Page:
Dr Roslyn Simms
NIHR Clinical Lecturer in Nephrology
Department of Infection, Immunity & Cardiovascular Disease
University of Sheffield
Beech Hill Road
I moved to the University of Sheffield in August 2014 following appointment as a Clinical Lecturer in Nephrology to research polycystic kidney disease working with Professor Albert Ong. I am an honorary SpR in Nephrology at the Northern General Hospital, Sheffield.
I originally graduated with an intercalated B.Sc in Clinical Medicine in 2000 and Medicine in 2002 at the University of Glasgow. In 2007 I commenced Specialty Nephrology training in Newcastle, where I developed an interest in renal genetics. In 2008 I was awarded 9 months pump priming funding (Mason Medical Research Foundation) to commence full time research with Dr John Sayer, Institute of Genetic Medicine, Newcastle University. In 2009 I was delighted to accept a joint Kidney Research UK/MRC Clinical Fellowship to continue studying genetic (zebrafish) models of inherited cystic kidney disease leading to the award of my PhD in 2012. I became a National Institute for Health Research Clinical Lecturer in Nephrology in Newcastle University in 2013 and in order to develop a more clinically active research experience in polycystic kidney disease I moved to work with Professor Albert Ong here in the University of Sheffield.
I am interested in inherited cystic kidney diseases, particularly autosomal dominant polycystic kidney disease (ADPKD), which is the commonest inherited kidney disease and leads to end-stage renal failure in 50% by the sixth decade. In the UK, ADPKD accounts for 10% of all adults requiring renal replacement therapy and currently there is no cure. The clinical course of ADPKD is highly heterogeneous even within families.
During my PhD I used zebrafish models of inherited cystic kidney disease to understand how additional genetic mutations modified the expression of critical signalling organelles (cilia) and the disease phenotype. My current research focus is to understand the mechanisms of disease heterogeneity in patients with ADPKD in order to identify risks for disease progression and to modify patient management.
I give lectures to medical students attending the University of Sheffield and I am involved with teaching medical students during rotation in Sheffield Kidney Institute. I am a Personal Academic Tutor for groups of medical students (Phase 2b-4).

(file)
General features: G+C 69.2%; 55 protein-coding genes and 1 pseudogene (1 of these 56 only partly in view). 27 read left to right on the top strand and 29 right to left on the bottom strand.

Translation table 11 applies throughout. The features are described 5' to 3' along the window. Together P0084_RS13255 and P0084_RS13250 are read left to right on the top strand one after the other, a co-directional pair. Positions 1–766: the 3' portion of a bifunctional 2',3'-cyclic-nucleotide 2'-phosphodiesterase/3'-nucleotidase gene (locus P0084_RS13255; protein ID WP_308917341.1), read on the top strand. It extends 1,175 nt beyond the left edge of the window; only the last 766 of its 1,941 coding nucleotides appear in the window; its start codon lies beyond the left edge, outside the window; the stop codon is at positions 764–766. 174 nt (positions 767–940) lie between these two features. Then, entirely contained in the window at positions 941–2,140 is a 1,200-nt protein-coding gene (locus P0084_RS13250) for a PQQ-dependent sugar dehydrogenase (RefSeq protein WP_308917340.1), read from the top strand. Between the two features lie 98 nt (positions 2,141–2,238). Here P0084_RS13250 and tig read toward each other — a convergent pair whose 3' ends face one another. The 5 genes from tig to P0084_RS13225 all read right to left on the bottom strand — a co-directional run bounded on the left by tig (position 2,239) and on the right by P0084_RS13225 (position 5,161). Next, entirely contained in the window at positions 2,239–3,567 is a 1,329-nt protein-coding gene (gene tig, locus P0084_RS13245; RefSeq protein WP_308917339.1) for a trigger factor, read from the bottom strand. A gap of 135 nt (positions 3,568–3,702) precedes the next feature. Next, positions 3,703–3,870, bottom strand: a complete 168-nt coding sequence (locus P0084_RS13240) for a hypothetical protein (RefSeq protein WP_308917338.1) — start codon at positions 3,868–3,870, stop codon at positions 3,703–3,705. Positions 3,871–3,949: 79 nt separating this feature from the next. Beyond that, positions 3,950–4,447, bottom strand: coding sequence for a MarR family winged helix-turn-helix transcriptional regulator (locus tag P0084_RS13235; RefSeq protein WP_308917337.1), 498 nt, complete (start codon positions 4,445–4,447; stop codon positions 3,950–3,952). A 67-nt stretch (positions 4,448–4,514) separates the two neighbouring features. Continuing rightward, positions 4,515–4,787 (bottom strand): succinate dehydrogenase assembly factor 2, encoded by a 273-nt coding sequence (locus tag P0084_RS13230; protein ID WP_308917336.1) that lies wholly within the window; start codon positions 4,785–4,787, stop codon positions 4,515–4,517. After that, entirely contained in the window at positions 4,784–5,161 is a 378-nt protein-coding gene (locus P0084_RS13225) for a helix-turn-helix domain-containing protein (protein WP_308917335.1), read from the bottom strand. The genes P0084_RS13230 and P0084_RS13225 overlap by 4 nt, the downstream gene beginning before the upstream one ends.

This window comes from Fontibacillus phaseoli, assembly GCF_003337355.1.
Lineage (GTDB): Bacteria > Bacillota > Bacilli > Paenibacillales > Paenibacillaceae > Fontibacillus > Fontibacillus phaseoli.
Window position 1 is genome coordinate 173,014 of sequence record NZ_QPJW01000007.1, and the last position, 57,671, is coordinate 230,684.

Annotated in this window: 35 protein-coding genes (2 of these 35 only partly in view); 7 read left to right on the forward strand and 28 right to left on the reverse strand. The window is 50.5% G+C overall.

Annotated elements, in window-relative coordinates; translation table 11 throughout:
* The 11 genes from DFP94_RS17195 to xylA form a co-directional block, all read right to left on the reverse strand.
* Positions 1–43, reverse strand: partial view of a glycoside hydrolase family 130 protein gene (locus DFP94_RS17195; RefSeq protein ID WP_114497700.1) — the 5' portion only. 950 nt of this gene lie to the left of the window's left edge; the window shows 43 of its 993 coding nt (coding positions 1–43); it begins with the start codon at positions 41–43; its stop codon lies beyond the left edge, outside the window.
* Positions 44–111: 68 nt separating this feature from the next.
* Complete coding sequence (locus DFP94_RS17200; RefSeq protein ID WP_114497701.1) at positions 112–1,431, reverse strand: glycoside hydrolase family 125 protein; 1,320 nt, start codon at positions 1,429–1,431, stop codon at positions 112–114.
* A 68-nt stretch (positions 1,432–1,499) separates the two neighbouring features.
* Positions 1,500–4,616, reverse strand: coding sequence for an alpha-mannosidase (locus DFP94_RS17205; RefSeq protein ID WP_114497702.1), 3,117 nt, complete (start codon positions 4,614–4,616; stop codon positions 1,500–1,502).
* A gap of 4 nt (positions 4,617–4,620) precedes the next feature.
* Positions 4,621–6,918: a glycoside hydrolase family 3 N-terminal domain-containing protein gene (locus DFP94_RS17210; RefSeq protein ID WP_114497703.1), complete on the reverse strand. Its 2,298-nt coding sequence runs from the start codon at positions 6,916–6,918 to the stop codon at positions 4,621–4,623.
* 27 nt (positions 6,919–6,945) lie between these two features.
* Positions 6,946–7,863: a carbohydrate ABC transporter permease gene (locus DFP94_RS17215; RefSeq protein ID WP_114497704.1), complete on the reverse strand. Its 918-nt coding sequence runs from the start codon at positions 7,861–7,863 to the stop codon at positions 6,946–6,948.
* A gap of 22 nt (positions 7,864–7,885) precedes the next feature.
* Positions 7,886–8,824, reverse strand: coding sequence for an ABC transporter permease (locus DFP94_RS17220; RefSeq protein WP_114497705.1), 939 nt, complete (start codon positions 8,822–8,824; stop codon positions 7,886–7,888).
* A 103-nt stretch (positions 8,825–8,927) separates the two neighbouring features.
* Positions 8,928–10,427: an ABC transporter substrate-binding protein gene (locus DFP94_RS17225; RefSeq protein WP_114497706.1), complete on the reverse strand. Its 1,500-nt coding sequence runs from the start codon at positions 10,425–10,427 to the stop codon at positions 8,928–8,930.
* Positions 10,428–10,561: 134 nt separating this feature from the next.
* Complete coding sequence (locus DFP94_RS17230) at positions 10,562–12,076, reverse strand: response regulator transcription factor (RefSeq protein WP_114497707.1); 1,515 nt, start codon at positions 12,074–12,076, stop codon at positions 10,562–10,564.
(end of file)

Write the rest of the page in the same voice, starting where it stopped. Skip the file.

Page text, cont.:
- Member of the ADPKD working group (Renal Association).
- Member of the UK Kidney Research Consortium (UKKRC) Clinical Study Group on Cystic Kidney Diseases.
- Member of the ARPKD rare disease working group (Renal Association).
- Member of the Renal Association, European Renal Association-European Dialysis and Transplant Association, American Society of Nephrology.
- Associate Faculty Member of Faculty of 1000 Medicine, Nephrology.
For key publications see below. For a full list of publications click here.
- Simms RJ, Thong KM, Dworschak GC & Ong ACM (2016) Increased psychosocial risk, depression and reduced quality of life living with autosomal dominant polycystic kidney disease. Nephrology Dialysis Transplantation, 31(7), 1130-1140.
- Simms RJ, Travis DL, Durkie M, Wilson G, Dalton A & Ong ACM (2015) Genetic Testing in the Assessment of Living Related Kidney Donors at Risk of Autosomal Dominant Polycystic Kidney Disease. Transplantation, 99(5), 1023-1029.
- Shaw C, Simms RJ, Pitcher D & Sandford R (2014) Epidemiology of patients in England and Wales with autosomal dominant polycystic kidney disease and end-stage renal failure. Nephrology Dialysis Transplantation, 29(10), 1910-1918.
- Simms RJ & Ong ACM (2014) How simple are 'simple renal cysts'?. Nephrology Dialysis Transplantation, 29(suppl 4), iv106-iv112.
- Adams M, Simms RJ, Abdelhamed Z, Dawe HR, Szymanska K, Logan CV, Wheway G, Pitt E, Gull K, Knowles MA, Blair E, Cross SH, Sayer JA & Johnson CA (2012) A meckelin–filamin A interaction mediates ciliogenesis. Human Molecular Genetics, 21(6), 1272-1286.
- Simms RJ, Hynes AM, Eley L, Inglis D, Chaudhry B, Dawe HR & Sayer JA (2012) Modelling a ciliopathy: Ahi1 knockdown in model systems reveals an essential role in brain, retinal, and renal development. Cellular and Molecular Life Sciences, 69(6), 993-1009.
- Simms RJ, Hynes AM, Eley L & Sayer JA (2011) Nephronophthisis: A Genetically Diverse Ciliopathy. International Journal of Nephrology, 2011, 1-10. View this article in WRRO
- Simms RJ, Eley L & Sayer JA (2009) Nephronophthisis. European Journal of Human Genetics, 17(4), 406-416.